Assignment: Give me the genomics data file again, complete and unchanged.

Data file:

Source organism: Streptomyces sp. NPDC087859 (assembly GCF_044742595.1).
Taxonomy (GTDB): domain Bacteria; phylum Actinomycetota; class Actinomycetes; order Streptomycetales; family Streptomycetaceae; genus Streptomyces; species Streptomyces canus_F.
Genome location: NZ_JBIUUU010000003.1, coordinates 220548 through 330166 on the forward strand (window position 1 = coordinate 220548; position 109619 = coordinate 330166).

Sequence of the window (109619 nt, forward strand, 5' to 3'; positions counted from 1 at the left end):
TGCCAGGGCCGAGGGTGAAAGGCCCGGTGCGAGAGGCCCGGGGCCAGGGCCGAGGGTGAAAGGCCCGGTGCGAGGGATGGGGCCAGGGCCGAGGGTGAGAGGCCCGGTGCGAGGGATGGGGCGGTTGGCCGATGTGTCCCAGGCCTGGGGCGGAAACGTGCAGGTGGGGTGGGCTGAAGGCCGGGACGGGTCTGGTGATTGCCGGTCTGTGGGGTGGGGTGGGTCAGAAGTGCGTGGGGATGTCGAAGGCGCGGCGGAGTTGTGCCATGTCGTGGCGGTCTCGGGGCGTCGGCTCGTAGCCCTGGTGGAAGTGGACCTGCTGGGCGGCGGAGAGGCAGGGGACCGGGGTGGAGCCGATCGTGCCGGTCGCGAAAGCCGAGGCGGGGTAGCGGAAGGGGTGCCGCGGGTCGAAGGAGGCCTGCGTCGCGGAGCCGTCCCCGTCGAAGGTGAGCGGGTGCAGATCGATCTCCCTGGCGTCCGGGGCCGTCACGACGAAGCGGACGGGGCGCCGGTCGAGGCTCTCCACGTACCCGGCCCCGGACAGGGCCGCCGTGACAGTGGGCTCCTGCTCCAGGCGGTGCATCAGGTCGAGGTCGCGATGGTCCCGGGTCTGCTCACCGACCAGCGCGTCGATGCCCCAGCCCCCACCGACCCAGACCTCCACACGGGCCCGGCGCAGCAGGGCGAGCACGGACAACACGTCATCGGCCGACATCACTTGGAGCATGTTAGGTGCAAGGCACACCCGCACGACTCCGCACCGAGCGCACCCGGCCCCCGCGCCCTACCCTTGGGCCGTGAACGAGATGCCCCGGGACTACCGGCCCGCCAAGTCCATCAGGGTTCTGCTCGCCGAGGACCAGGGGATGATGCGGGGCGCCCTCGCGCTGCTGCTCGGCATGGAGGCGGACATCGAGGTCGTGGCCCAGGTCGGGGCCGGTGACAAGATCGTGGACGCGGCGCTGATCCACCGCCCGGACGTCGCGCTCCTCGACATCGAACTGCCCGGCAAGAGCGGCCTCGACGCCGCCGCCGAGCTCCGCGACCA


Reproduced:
Source organism: Streptomyces sp. NPDC087859 (assembly GCF_044742595.1).
Taxonomy (GTDB): domain Bacteria; phylum Actinomycetota; class Actinomycetes; order Streptomycetales; family Streptomycetaceae; genus Streptomyces; species Streptomyces canus_F.
Genome location: NZ_JBIUUU010000003.1, coordinates 220548 through 330166 on the forward strand (window position 1 = coordinate 220548; position 109619 = coordinate 330166).

Sequence of the window (109619 nt, forward strand, 5' to 3'; positions counted from 1 at the left end):
TGCCAGGGCCGAGGGTGAAAGGCCCGGTGCGAGAGGCCCGGGGCCAGGGCCGAGGGTGAAAGGCCCGGTGCGAGGGATGGGGCCAGGGCCGAGGGTGAGAGGCCCGGTGCGAGGGATGGGGCGGTTGGCCGATGTGTCCCAGGCCTGGGGCGGAAACGTGCAGGTGGGGTGGGCTGAAGGCCGGGACGGGTCTGGTGATTGCCGGTCTGTGGGGTGGGGTGGGTCAGAAGTGCGTGGGGATGTCGAAGGCGCGGCGGAGTTGTGCCATGTCGTGGCGGTCTCGGGGCGTCGGCTCGTAGCCCTGGTGGAAGTGGACCTGCTGGGCGGCGGAGAGGCAGGGGACCGGGGTGGAGCCGATCGTGCCGGTCGCGAAAGCCGAGGCGGGGTAGCGGAAGGGGTGCCGCGGGTCGAAGGAGGCCTGCGTCGCGGAGCCGTCCCCGTCGAAGGTGAGCGGGTGCAGATCGATCTCCCTGGCGTCCGGGGCCGTCACGACGAAGCGGACGGGGCGCCGGTCGAGGCTCTCCACGTACCCGGCCCCGGACAGGGCCGCCGTGACAGTGGGCTCCTGCTCCAGGCGGTGCATCAGGTCGAGGTCGCGATGGTCCCGGGTCTGCTCACCGACCAGCGCGTCGATGCCCCAGCCCCCACCGACCCAGACCTCCACACGGGCCCGGCGCAGCAGGGCGAGCACGGACAACACGTCATCGGCCGACATCACTTGGAGCATGTTAGGTGCAAGGCACACCCGCACGACTCCGCACCGAGCGCACCCGGCCCCCGCGCCCTACCCTTGGGCCGTGAACGAGATGCCCCGGGACTACCGGCCCGCCAAGTCCATCAGGGTTCTGCTCGCCGAGGACCAGGGGATGATGCGGGGCGCCCTCGCGCTGCTGCTCGGCATGGAGGCGGACATCGAGGTCGTGGCCCAGGTCGGGGCCGGTGACAAGATCGTGGACGCGGCGCTGATCCACCGCCCGGACGTCGCGCTCCTCGACATCGAACTGCCCGGCAAGAGCGGCCTCGACGCCGCCGCCGAGCTCCGCGACCA